From Publishers Weekly
Cooke's (So Much) rhythmic prose hits a magical note between chant and lullaby, and her tale conveys a bone-deep understanding of how children cherish familial ties. As Jay Jay helps his grandmother prepare for the extended family's Sunday dinner, he finds a comforting, often palpable abundance everywhere he looks. Grannie herself is "soft and warm and full,/ full of hugs and kisses./ Kiss, kiss./ Hugs and cuddles." When Grannie distracts an increasingly hungry Jay Jay with a visit to her fish tank, he notices that it, too, is "full,/ full of all kinds of fishes./ Splash, splish./ Wiggle, wiggle." Howard's (The Owl Who Was Afraid of the Dark) artwork throughout the book has an expansive, unbuttoned feel, but the spread for this latter vignette is particularly striking: he contrasts the grandmother and grandson's warm, coffee-toned skin and soft, chocolate eyes with the tropically-hued array swimming in front of them. When dinner finally appears on the table, Cooke shifts to rhyming couplets that fairly telegraph Jay Jay's anticipation ("There were buttery peas,/ chicken and yams,/ macaroni and cheese,/ potatoes and ham"). Howard similarly turns the mouth-watering meal into a feast for the eyes. Readers will find themselves joining Jay Jay in contentedly savoring the way a gathering of loved ones feels deliciously big and complete. Ages 2-up.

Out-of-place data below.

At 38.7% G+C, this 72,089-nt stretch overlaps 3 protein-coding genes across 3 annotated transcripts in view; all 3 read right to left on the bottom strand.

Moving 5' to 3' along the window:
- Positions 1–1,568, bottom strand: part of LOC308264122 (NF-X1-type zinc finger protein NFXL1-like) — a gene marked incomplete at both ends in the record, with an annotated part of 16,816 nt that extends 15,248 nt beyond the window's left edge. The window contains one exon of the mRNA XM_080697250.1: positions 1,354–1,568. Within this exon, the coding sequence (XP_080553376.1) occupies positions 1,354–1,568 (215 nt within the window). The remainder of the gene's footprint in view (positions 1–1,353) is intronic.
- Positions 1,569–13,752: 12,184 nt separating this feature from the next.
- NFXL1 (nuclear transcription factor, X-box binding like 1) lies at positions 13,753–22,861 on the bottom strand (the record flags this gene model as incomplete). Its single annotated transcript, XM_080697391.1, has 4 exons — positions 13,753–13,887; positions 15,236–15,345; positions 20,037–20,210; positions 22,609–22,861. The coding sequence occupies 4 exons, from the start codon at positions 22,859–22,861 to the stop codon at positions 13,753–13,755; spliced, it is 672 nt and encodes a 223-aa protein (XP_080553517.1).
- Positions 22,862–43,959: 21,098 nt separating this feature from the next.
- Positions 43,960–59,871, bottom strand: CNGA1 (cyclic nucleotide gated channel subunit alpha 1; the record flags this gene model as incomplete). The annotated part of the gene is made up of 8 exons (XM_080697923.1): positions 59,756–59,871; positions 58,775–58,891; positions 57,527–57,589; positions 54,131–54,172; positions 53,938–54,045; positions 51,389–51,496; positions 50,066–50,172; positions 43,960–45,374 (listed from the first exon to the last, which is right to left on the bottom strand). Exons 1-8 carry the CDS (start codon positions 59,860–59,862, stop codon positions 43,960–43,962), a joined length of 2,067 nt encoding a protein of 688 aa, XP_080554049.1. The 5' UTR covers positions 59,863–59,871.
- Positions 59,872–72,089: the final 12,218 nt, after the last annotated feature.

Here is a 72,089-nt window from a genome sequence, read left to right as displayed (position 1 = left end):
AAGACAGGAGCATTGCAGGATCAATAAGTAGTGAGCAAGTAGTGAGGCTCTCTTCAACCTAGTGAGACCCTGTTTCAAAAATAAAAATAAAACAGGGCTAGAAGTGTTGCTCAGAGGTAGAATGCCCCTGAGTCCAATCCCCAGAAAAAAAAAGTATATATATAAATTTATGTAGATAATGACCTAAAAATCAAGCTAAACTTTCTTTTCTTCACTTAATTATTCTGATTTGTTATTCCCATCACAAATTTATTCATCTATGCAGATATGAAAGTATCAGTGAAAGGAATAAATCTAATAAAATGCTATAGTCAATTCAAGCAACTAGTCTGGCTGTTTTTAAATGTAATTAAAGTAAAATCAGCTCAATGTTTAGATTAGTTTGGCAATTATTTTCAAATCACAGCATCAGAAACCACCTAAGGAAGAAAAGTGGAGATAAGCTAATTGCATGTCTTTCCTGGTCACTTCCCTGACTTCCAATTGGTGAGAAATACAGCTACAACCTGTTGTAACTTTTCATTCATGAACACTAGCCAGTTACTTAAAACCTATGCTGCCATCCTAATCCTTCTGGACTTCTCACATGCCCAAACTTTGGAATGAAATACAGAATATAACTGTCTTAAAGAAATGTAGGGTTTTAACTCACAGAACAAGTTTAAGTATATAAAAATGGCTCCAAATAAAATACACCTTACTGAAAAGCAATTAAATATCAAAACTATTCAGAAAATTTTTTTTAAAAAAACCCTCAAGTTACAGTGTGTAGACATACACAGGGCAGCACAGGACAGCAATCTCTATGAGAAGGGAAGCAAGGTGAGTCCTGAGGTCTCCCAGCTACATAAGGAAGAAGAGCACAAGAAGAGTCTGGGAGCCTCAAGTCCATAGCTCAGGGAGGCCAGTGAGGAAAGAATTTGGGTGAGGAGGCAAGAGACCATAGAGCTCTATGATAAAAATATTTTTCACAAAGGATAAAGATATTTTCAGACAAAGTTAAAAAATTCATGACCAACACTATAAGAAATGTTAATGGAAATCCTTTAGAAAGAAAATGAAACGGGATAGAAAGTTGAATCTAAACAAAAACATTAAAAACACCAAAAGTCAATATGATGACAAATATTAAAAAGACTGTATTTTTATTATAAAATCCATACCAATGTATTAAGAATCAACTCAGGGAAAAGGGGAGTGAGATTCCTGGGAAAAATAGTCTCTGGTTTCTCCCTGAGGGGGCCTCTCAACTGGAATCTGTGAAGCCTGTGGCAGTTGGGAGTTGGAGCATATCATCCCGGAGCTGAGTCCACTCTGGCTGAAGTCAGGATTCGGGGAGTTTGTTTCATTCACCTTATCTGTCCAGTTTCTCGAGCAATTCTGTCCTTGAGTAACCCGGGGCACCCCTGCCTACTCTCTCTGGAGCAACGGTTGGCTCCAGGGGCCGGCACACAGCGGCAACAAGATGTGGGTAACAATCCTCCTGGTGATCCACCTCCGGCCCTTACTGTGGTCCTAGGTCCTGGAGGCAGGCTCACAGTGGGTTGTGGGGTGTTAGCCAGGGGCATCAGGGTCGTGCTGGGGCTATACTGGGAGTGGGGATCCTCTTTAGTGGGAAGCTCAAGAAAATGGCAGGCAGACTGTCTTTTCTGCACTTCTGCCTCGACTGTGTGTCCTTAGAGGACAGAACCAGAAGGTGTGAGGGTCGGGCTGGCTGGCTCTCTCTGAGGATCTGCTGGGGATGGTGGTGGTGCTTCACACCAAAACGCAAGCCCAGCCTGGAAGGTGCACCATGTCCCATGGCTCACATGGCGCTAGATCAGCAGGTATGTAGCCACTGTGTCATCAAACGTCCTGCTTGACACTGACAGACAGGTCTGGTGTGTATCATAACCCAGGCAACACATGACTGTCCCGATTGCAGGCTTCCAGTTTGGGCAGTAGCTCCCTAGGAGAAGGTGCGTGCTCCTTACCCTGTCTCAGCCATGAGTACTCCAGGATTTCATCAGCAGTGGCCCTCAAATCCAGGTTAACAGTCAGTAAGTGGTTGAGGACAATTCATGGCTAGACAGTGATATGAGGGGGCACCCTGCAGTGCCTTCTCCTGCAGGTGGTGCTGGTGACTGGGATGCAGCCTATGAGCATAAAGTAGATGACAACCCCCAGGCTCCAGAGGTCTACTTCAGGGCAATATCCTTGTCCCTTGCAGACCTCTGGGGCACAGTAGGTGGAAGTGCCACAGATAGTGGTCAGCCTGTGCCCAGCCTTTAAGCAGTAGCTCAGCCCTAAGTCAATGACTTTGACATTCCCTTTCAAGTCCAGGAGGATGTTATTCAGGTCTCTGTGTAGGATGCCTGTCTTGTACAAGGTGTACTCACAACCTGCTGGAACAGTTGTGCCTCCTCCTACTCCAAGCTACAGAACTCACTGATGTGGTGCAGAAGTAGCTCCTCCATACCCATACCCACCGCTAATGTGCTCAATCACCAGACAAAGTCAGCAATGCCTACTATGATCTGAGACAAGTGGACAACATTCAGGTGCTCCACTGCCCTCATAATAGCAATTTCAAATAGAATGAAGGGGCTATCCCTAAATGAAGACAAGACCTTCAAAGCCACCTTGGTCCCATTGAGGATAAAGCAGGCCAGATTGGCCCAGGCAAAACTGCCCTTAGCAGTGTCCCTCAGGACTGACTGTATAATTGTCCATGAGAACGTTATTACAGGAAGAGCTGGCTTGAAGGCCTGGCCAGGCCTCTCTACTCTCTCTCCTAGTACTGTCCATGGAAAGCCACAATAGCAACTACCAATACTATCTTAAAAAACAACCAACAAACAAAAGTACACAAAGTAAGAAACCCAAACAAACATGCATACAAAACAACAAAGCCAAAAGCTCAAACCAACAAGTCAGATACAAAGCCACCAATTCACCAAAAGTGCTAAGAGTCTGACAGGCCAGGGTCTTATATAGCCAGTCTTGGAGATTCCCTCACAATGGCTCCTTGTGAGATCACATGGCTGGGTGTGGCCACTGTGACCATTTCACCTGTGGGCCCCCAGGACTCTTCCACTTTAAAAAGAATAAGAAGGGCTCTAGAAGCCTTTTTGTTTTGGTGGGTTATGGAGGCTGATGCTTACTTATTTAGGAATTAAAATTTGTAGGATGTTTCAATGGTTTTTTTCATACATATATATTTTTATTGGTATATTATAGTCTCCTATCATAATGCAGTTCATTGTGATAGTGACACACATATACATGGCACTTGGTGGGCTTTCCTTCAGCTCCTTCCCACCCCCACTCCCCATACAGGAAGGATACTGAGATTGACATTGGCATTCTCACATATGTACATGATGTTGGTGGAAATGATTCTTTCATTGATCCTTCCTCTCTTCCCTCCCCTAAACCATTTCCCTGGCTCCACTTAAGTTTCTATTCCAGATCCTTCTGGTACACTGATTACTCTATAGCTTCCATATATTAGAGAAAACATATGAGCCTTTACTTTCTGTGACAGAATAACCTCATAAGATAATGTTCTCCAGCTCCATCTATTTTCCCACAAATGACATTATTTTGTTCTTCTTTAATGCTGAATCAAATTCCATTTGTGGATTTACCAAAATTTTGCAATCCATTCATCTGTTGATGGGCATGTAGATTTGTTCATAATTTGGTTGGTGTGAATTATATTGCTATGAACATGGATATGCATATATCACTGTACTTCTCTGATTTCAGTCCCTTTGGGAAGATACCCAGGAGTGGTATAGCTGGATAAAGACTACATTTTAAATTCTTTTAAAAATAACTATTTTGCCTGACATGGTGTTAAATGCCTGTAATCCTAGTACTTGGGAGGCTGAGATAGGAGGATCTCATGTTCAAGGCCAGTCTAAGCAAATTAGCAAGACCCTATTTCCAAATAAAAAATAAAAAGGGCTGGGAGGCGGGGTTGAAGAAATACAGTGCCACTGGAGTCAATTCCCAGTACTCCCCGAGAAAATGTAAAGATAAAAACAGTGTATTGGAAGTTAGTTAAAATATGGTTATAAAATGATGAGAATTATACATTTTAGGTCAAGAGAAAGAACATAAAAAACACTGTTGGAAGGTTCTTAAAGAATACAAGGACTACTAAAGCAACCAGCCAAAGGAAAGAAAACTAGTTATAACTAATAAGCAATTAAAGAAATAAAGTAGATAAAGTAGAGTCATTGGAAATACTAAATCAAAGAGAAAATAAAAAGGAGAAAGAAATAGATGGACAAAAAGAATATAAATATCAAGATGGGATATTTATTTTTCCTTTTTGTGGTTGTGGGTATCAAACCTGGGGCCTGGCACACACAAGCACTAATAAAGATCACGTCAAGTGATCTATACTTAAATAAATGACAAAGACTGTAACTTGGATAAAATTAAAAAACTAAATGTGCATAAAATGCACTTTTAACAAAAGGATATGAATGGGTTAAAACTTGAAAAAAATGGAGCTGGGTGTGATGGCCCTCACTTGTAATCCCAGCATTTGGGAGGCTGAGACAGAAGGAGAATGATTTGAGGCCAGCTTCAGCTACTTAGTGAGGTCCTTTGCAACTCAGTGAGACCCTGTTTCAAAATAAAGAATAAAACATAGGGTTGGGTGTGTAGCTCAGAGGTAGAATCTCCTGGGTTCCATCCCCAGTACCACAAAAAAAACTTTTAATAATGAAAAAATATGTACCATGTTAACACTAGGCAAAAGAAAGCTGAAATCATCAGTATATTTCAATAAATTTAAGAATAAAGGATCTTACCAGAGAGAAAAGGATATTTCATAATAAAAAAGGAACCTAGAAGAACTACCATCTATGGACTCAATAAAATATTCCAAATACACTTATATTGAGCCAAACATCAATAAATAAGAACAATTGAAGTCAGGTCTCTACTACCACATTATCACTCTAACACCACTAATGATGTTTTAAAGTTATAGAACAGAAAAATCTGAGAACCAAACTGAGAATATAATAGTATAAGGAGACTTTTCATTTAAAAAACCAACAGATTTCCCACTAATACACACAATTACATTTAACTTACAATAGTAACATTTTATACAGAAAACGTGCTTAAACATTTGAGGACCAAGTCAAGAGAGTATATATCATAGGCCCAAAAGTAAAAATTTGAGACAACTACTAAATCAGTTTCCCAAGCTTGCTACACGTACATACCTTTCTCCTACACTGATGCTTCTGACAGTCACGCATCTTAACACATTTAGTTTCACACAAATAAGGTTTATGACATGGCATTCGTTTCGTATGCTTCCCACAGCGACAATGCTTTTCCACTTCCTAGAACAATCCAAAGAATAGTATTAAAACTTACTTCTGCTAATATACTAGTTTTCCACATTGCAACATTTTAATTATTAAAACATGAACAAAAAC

Copyright 2002 Reed Business Information, Inc.
From School Library Journal
PreSchool-Grade 1-Jay Jay is dropped off at his grandmother's house while his mother goes to pick up Dad. Grannie's house is full of love, full of food, and full of family and friends. It is also full of interesting things to do and all of the attention an active boy needs. While Grannie prepares dinner, hungry Jay Jay distracts her over and over again. Experienced and unflappable, she keeps him busy setting the table, watching the fish in the tank, and looking out the window for expected guests. When everyone arrives, a wonderful feast is set out-chicken and yams, collard greens, biscuits, and much more. The text has a catchy rhythm and lots of descriptive words. The acrylic-and-pencil illustrations bring it all home. This family resemblance is clear in the depictions of these African-American relatives. Grannie's home is attractive and everything about her is comfortable-her slippers are soft and her armchair is cushiony. Pair this book with Cathryn Falwell's Feast for 10 (Clarion, 1993) in storytime or share it with someone alone. Just don't miss it.Marlene Gawron, formerly at Orange County Library, Orlando, FL
Copyright 2003 Reed Business Information, Inc.